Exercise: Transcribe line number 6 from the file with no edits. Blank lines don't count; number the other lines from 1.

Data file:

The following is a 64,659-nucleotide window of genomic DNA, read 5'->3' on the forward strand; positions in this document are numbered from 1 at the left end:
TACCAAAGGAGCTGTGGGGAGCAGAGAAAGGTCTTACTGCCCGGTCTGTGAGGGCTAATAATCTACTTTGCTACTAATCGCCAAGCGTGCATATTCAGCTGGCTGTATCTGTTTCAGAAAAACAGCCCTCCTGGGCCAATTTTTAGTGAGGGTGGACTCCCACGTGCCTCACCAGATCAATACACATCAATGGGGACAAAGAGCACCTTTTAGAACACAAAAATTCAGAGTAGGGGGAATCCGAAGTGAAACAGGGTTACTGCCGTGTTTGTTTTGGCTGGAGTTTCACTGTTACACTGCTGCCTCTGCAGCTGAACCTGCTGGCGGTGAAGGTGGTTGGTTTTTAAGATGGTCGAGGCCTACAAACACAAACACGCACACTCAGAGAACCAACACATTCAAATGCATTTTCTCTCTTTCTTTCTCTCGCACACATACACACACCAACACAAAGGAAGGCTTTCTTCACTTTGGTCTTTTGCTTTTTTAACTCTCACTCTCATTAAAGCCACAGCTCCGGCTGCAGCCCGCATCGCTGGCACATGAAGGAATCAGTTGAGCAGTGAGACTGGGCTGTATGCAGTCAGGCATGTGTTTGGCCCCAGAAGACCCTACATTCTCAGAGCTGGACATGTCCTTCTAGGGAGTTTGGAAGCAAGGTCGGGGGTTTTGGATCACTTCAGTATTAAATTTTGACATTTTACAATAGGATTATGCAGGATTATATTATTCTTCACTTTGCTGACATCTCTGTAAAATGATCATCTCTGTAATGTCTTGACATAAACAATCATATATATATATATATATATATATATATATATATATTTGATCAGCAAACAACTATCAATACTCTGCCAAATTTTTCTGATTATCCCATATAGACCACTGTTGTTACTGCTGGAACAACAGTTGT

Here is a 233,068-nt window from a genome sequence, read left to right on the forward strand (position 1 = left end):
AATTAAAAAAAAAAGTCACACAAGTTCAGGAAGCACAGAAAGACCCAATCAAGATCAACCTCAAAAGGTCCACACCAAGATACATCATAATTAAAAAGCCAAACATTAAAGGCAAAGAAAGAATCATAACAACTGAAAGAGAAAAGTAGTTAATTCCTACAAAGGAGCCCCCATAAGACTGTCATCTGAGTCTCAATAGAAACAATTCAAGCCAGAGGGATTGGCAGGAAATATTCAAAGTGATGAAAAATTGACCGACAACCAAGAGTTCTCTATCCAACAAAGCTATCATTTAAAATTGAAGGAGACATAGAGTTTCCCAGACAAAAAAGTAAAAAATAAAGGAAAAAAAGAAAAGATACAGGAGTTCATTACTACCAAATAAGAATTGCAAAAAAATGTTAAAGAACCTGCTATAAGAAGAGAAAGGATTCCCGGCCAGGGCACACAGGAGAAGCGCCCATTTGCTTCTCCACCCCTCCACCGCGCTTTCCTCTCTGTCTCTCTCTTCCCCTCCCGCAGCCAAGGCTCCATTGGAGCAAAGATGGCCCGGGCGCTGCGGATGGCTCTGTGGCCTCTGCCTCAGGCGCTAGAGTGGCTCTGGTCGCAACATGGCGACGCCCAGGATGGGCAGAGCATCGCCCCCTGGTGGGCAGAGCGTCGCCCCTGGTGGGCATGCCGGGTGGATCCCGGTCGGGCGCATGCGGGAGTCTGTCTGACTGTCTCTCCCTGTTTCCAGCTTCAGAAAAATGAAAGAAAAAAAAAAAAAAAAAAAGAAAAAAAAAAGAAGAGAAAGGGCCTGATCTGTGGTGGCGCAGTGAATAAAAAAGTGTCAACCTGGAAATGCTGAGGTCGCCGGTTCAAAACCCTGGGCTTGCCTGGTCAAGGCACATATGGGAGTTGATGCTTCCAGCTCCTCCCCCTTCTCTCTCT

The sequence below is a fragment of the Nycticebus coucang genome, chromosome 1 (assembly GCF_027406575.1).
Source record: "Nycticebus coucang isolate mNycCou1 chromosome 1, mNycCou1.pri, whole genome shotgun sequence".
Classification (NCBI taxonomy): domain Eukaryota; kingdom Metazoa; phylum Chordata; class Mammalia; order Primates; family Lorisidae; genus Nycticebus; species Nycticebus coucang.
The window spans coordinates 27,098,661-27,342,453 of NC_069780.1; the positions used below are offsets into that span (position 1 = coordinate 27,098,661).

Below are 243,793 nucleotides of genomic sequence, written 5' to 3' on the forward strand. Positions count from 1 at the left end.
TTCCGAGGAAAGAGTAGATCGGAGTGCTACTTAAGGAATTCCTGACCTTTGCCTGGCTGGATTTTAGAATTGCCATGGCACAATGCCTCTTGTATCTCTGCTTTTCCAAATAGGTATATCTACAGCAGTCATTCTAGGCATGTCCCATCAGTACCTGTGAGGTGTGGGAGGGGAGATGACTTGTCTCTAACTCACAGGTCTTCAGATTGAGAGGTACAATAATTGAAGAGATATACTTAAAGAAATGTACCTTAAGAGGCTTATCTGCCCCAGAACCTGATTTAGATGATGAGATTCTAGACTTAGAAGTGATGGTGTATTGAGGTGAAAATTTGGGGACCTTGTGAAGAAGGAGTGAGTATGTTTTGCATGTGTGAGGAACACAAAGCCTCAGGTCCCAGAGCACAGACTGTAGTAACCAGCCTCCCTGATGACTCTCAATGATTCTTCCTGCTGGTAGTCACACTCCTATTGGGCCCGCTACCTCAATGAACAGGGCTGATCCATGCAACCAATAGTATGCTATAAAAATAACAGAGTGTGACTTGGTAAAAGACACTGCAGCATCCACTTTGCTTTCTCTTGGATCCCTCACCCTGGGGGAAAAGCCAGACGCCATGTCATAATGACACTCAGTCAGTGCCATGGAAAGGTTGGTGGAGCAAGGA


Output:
Source record: "Nycticebus coucang isolate mNycCou1 chromosome 1, mNycCou1.pri, whole genome shotgun sequence".